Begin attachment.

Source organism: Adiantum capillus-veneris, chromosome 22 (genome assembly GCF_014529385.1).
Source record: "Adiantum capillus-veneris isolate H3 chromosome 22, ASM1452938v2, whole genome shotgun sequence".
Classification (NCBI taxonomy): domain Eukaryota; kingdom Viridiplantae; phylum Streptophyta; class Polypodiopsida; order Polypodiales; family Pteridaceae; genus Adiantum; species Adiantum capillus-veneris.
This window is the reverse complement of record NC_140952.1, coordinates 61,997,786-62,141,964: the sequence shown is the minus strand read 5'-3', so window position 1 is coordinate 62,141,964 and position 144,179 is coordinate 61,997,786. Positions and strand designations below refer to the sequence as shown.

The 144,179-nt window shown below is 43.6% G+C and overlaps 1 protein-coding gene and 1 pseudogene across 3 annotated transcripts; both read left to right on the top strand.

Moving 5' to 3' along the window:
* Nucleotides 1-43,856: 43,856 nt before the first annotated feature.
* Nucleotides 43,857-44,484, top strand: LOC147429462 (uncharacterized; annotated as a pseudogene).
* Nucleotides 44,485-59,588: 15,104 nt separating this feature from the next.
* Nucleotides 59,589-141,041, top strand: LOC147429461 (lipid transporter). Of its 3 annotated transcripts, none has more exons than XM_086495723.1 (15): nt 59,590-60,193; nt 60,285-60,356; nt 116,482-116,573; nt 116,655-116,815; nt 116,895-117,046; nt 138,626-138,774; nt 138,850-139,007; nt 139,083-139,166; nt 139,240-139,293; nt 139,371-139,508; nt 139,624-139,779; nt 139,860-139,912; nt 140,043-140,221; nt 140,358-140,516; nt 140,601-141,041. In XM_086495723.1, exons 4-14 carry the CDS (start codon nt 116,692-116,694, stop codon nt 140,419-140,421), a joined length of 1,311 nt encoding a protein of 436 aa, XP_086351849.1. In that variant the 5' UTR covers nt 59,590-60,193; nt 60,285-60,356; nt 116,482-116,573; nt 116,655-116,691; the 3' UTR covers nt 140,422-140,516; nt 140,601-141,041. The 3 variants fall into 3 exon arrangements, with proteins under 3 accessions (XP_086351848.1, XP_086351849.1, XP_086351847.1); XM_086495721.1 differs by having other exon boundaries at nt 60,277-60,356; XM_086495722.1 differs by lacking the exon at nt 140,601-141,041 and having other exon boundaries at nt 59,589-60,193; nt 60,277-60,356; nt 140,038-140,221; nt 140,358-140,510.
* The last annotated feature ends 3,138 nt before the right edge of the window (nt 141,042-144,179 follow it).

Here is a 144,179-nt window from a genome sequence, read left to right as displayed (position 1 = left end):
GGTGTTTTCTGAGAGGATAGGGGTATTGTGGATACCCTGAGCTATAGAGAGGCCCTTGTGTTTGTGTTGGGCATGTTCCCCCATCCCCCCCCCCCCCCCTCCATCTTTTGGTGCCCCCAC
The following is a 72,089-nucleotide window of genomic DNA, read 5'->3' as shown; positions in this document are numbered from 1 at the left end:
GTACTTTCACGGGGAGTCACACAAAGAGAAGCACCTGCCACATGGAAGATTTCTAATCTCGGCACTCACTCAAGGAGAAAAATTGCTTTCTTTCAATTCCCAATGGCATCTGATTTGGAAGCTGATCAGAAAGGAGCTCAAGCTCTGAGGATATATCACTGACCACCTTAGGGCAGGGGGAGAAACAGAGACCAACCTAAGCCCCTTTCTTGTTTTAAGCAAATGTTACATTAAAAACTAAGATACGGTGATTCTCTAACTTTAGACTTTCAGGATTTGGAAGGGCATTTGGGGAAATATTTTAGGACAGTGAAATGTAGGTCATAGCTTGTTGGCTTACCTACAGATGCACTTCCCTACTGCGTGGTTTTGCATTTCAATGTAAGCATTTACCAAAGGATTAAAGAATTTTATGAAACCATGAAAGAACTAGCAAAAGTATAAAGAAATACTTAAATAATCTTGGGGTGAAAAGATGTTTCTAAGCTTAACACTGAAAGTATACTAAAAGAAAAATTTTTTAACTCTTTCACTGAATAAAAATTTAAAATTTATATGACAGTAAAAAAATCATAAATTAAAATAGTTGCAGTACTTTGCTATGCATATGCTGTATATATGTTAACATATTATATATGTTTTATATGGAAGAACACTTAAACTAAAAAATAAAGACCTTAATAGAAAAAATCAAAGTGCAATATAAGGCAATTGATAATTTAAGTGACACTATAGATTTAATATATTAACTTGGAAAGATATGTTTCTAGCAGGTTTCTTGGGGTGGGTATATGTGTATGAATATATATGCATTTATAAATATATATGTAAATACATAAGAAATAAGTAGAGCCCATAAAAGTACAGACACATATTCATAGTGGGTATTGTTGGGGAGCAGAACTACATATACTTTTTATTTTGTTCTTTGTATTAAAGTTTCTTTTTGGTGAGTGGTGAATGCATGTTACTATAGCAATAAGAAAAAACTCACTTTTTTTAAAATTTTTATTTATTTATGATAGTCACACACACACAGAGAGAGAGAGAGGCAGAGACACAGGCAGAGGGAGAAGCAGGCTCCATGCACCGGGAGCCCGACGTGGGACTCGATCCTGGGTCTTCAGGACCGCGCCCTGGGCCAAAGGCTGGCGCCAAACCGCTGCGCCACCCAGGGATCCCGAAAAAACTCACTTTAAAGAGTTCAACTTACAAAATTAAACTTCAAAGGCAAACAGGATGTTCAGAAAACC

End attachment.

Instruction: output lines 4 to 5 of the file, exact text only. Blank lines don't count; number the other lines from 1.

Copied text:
This window is the reverse complement of record NC_140952.1, coordinates 61,997,786-62,141,964: the sequence shown is the minus strand read 5'-3', so window position 1 is coordinate 62,141,964 and position 144,179 is coordinate 61,997,786. Positions and strand designations below refer to the sequence as shown.

The 144,179-nt window shown below is 43.6% G+C and overlaps 1 protein-coding gene and 1 pseudogene across 3 annotated transcripts; both read left to right on the top strand.